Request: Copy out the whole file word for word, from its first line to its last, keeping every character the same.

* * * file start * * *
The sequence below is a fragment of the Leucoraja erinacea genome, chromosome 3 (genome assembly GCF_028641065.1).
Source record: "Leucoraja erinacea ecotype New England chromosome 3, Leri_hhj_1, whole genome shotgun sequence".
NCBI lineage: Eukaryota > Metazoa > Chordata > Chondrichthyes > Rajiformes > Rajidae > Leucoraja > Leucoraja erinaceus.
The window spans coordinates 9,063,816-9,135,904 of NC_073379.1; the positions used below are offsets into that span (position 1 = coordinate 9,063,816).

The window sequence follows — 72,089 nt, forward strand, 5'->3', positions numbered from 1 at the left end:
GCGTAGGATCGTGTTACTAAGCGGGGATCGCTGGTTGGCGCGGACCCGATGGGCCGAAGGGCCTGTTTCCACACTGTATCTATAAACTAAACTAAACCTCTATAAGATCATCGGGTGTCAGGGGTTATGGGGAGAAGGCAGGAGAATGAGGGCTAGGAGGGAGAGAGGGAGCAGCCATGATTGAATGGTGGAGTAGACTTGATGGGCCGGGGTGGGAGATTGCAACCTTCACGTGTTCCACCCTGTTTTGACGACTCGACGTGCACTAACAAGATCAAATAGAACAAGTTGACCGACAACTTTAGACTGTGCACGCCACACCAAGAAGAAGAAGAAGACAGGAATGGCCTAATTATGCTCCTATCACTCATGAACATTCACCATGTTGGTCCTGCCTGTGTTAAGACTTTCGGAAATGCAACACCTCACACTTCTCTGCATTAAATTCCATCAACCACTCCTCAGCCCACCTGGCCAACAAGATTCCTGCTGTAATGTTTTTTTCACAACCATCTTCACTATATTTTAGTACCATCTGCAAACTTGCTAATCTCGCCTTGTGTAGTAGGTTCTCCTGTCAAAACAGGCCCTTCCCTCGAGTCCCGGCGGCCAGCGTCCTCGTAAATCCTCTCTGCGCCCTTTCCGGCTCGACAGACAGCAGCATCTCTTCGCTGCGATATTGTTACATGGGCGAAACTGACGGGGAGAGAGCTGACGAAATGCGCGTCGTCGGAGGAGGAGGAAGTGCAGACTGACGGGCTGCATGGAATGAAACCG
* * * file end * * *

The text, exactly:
The sequence below is a fragment of the Leucoraja erinacea genome, chromosome 3 (genome assembly GCF_028641065.1).
Source record: "Leucoraja erinacea ecotype New England chromosome 3, Leri_hhj_1, whole genome shotgun sequence".
NCBI lineage: Eukaryota > Metazoa > Chordata > Chondrichthyes > Rajiformes > Rajidae > Leucoraja > Leucoraja erinaceus.
The window spans coordinates 9,063,816-9,135,904 of NC_073379.1; the positions used below are offsets into that span (position 1 = coordinate 9,063,816).

The window sequence follows — 72,089 nt, forward strand, 5'->3', positions numbered from 1 at the left end:
GCGTAGGATCGTGTTACTAAGCGGGGATCGCTGGTTGGCGCGGACCCGATGGGCCGAAGGGCCTGTTTCCACACTGTATCTATAAACTAAACTAAACCTCTATAAGATCATCGGGTGTCAGGGGTTATGGGGAGAAGGCAGGAGAATGAGGGCTAGGAGGGAGAGAGGGAGCAGCCATGATTGAATGGTGGAGTAGACTTGATGGGCCGGGGTGGGAGATTGCAACCTTCACGTGTTCCACCCTGTTTTGACGACTCGACGTGCACTAACAAGATCAAATAGAACAAGTTGACCGACAACTTTAGACTGTGCACGCCACACCAAGAAGAAGAAGAAGACAGGAATGGCCTAATTATGCTCCTATCACTCATGAACATTCACCATGTTGGTCCTGCCTGTGTTAAGACTTTCGGAAATGCAACACCTCACACTTCTCTGCATTAAATTCCATCAACCACTCCTCAGCCCACCTGGCCAACAAGATTCCTGCTGTAATGTTTTTTTCACAACCATCTTCACTATATTTTAGTACCATCTGCAAACTTGCTAATCTCGCCTTGTGTAGTAGGTTCTCCTGTCAAAACAGGCCCTTCCCTCGAGTCCCGGCGGCCAGCGTCCTCGTAAATCCTCTCTGCGCCCTTTCCGGCTCGACAGACAGCAGCATCTCTTCGCTGCGATATTGTTACATGGGCGAAACTGACGGGGAGAGAGCTGACGAAATGCGCGTCGTCGGAGGAGGAGGAAGTGCAGACTGACGGGCTGCATGGAATGAAACCG